The English Department is comprised of scholar-teachers committed to the promotion of literacy and the cultivation of scholarly and professional competencies in critical thinking and persuasive writing across a wide spectrum of literary, technical, and rhetorical situations. We foster intellectual and cultural diversity, originality of thought, and clarity and cogency of expression through degree programs designed to advance careful, sophisticated reading practices as well as complex analytical and research skills. We aim to cultivate our students’ management, organization, and production of knowledge. Our curricula prepare students for a wide array of professional endeavors, including law, teaching, publishing, technical communication, advertising, media, and business, as well as the pursuit of advanced degrees.
NEWS OF FACULTY
Dr. Eric Smith's article "Bacchanal or Missa Solemnis? Shame, Symmetry, and Late Style in Robert Antoni's Carnival" appears in Journal of West Indian Literature 22.1 (2013): 7-32.
Dr. Laurel Bollinger published “Trauma, Influenza, and Revelation in Katherine Anne Porter’s ‘Pale Horse, Pale Rider.’” Papers on Language and Literature 49.4 : 364-389.
Dr. Eric Smith was recently invited as Alumnus Guest Speaker at the 13th Annual English Graduate Organization Conference at the University of Florida, Oct. 24-26, where he delivered a talk titled "The Desire Called Postcolonial Science Fiction."
Two current M.A. students and one recent M.A. graduate also participated in the conference. C. Danielle Hart presented "Environment in Today's Culture: Uniformism"; Charles C. Grimm presented "100 Yards and 200 Years: A Walking Tour of Revolution"; and Kylie Lemon presented "Colonizing the Colonizer: Blurring the Line Between the First and the Third World in Ernest Cline's Ready Player One and Veronica Roth's Divergent Series."
Dr. Eric Smith publishes book Globalization, Utopia and Postcolonial Science Fiction: New Maps of Hope. This new book explores the aesthetic and historical conditions that inform the recent convergence of the seemingly incommensurable domains of the postcolonial Third World and the genre of SF, particularly as expressed in the recent phenomenon of visionary SF narratives originating from postcolonial national cultures. Read more
Dr. David Neff received the CLA Outstanding Faculty Award (2013). “’Invisible Hands’: Paltock, Milton, and the Critique of Providence in Frankenstein” was published in ANQ 25.2 (2012): 103-08.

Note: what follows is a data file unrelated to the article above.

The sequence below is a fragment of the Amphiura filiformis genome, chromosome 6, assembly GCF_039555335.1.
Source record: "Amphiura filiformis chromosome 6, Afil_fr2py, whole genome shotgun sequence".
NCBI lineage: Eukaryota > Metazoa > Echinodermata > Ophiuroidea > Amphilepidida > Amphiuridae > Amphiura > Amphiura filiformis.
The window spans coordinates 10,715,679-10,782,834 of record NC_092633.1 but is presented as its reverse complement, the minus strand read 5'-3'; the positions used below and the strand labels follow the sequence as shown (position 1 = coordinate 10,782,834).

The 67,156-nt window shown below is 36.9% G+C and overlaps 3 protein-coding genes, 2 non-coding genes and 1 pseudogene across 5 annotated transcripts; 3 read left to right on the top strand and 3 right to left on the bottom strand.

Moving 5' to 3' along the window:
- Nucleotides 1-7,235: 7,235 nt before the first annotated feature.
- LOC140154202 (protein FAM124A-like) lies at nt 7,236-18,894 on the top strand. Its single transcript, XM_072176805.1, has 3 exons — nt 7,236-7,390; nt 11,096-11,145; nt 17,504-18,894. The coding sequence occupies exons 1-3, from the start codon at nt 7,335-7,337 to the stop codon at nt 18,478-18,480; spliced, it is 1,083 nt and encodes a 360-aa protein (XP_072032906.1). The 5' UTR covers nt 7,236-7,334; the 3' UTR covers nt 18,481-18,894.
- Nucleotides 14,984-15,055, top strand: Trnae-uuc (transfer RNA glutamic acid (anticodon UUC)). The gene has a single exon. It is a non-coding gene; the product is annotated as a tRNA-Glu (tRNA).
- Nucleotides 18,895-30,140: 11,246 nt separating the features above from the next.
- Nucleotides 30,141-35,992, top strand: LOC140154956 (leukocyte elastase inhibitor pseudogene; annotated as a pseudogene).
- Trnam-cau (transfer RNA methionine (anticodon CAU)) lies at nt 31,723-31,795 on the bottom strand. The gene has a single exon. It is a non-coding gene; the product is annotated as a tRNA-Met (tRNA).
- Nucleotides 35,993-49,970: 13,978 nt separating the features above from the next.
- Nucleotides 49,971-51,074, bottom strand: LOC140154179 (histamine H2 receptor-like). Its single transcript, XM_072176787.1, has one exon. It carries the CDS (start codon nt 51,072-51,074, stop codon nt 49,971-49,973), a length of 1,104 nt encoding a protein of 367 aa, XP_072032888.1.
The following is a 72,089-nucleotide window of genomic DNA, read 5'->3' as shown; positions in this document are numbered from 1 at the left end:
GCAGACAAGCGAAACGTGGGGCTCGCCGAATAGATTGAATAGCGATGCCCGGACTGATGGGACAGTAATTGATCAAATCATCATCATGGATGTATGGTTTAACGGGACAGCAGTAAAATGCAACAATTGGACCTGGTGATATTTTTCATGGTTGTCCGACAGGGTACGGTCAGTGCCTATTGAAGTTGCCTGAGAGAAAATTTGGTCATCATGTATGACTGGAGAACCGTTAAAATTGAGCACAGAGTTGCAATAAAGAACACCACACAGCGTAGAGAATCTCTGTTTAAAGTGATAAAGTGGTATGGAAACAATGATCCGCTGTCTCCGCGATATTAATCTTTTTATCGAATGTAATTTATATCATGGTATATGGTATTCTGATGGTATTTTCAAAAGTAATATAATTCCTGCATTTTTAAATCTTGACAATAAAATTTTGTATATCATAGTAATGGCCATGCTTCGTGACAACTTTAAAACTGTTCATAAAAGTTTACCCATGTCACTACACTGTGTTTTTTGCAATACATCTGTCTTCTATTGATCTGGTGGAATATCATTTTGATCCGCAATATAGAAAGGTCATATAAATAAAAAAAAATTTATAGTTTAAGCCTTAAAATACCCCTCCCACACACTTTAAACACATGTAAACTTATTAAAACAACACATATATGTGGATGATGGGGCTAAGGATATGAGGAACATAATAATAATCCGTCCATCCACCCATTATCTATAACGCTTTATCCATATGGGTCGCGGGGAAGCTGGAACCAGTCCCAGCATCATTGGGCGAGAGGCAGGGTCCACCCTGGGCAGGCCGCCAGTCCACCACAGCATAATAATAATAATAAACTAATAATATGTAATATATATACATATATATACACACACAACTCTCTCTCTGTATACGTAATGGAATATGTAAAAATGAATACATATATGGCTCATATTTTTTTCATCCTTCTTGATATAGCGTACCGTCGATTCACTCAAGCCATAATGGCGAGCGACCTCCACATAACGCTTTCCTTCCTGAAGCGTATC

Dr. Eric Smith's essay "'Fictions Where a Man Could Live': Worldlessness, Utopia, and the Void in Rushdie's Grimus" is published in the current issue of Twentieth-Century Literature 58.2 (2012): 267-295.
Dr. Joseph Taylor's article "Centralization, Resistance, and the Bare Life of the Greenwood in A Gest of Robyn Hode" appeared in the Spring issue of Modern Philology 110.3 (2013): 313-339. Also, Dr. Taylor's article "Sovereignty, Oath, and the Profane Life in the Avowing of Arthur" was published in the Spring issue of the medieval and early modern studies journal Exemplaria 25.1 (2013): 37-58.
Dr. Chad Thomas gave a lecture to the Gay/Straight Alliance titled "Queering Cleopatra; or Queer Shakespeare at the Citz' circa 1972" in March. He also presented a paper at the Shakespeare Association of America titled "The Comedy of (Qu)errors: A Study in Queering Campus Shakespeare" in April.
Dr. Angela Balla received a Humanities Center Faculty Research Grant for her project "Awakening to Tolerance: The Revelation of Mystical Community in Thomas Traherne's Verse." Dr. Balla will conduct research this summer at Lambeth Palace Library, London (the archive for the Church of England) and at the Folger Shakespeare Library, Washington, D.C.
Dr. Laurel Bollinger’s essay “Narrating Racial Identity and Transgression in Faulkner’s ‘That Evening Sun.’” College Literature 39.2 (Spring 2012): 53-72. Dr. Bollinger includes in the essay a note of gratitude to former students and a current colleague: "I would like to thank my Spring 2009 EH 631 students, who asked the right questions; the students in my 2009 Faulkner course, for letting me try out this interpretation on them; and D. S. Neff, who has been invaluable as a first reader."
Andrea Word and Department of Education Professor Jason O'Brien have been awarded a $1.1 million grant by the U.S. Department of Education's Office of English Language Acquisition. The grant will support second language instruction training for Huntsville City School teachers and administrators over the next five years.
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